"Be careful," Axel Brockmann tells the visitor as he unlocks the door to the outdoor honeybee enclosure on the sprawling campus of the National Centre for Biological Sciences (NCBS) in Bangalore. One cabin belongs to Apis dorsata; another, to the European-African honeybee species A. mellifera. "Stand back and watch," he says as he inches closer. Two or three bees careen around, buzzing. Bees are not aggressive, Brockmann says, but they protect their colony, and everyone who comes close is a potential threat.
Brockmann, who is a German national, joined the NCBS 1.5 years ago. He holds a reader position, roughly the equivalent of an assistant professor in the U.S. system. Brockmann is on a 5-year contract as an independent investigator, which Pradip Pyne, head of administration and finance at the NCBS, explains is "subject to review for renewal." Brockmann is paid by the NCBS's—a part of the Tata Institute of Fundamental Research, (TIFR)—Young Investigator Programme. His in-house funding "is sufficient for my research during the period." Like the honeybees he studies, he seems to have found peace and stability in the midst of intense activity.
Since the cost of living in India is cheaper, we can have a comfortable life here, but once you go back to the U.S. or Europe, it's difficult.
Thanks to the Indian government's push for internationalization and India's transition from an inward-gazing scientific culture to one increasingly characterized by external engagement, science institutes and universities in India are hosting foreign scientists in stable, long-term posts more frequently than ever before. Still, while it is exciting to see the rapid advance in Indian science, the emergence of world-class institutions, and the increase in collaborations and external engagement, Aseem Ansari, a professor of genomics and biochemistry at the University of Wisconsin, Madison and the founder and director of the Khorana and S.N. Bose Scholars exchange programs, reckons "it will take another decade to remodel national research infrastructure and create scientific ecosystems that are comparable to what one has access to at most R1 research institutions in the U.S."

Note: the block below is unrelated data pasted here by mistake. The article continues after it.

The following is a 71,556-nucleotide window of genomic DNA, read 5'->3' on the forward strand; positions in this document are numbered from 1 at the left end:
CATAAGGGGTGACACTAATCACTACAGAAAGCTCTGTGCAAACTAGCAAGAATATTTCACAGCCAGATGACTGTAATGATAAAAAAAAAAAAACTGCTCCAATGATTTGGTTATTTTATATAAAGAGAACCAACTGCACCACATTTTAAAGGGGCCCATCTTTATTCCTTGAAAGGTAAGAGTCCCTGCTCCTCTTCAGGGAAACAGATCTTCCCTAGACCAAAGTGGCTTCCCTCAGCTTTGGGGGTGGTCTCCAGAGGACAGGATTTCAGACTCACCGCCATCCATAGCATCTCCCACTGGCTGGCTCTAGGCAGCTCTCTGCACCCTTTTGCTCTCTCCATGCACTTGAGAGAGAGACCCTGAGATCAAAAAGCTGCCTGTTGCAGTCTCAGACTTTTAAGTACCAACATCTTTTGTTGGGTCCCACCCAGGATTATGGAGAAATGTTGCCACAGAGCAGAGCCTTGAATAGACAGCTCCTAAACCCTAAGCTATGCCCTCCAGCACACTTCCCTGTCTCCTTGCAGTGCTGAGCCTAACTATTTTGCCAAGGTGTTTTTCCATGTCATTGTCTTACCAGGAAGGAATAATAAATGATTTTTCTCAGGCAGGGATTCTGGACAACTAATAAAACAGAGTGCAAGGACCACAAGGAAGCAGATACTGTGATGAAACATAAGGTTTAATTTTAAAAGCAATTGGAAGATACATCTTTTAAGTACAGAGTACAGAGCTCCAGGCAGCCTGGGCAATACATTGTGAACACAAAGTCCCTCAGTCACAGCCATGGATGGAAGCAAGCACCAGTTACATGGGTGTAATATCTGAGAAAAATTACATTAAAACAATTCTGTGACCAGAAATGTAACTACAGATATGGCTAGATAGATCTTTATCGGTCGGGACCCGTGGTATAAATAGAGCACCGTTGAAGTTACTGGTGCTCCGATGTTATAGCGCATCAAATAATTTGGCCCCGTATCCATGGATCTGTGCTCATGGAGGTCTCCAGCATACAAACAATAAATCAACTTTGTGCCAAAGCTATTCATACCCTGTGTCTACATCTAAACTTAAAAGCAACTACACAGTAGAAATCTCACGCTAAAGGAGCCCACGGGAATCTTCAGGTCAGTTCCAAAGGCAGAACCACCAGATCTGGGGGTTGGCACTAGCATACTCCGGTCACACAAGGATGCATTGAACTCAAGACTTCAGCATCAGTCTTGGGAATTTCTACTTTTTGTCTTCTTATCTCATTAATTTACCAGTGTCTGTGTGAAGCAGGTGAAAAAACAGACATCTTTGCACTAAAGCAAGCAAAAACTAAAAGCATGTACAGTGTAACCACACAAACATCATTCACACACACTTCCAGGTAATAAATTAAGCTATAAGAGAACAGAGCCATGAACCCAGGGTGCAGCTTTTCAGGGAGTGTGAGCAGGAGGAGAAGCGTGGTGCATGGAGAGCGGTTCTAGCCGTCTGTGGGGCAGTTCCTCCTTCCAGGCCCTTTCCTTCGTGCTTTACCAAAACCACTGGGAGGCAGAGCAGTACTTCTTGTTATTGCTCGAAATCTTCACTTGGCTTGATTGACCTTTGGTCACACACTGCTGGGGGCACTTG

Expansion and engagement
Brockmann and his students explore the neural basis and evolution of honeybee dance communication. Describing himself as a "neuro-ethologist," Brockmann hopes that the comparative studies on three species native to India—A. cerana, A. dorsata, and A. florea—will help him understand the evolution of dance communication and identify the changes in the brain that accompanied the changes in behavior. "It's a good time to start this research, as the genomes of the three species are currently being sequenced," he says. It's also a good place: Out of about nine species of honeybees in the world, all but one are native to Asia, most to tropical Asia. "India, this is where honeybee research should be done," he says.
One of the best reasons for working in India is the country's compelling subject-area advantages—in, for example, biodiversity, natural products, infectious diseases, indigenous population genetics, genomics, resource management, and aspects of the social and political sciences unique to India. Scientists working in those fields stand to benefit from access to India's natural and human resources.
"I can also imagine synergy and growth in areas where computation interfaces with various fields that are descriptive or are overwhelmed with the onslaught of big data," Ansari says. "The merging of India's strengths in IT with enormous wealth of world wide public data in genomics, medicine, biology, epidemiology and social sciences might provide a ripe venue for new modes of engagement."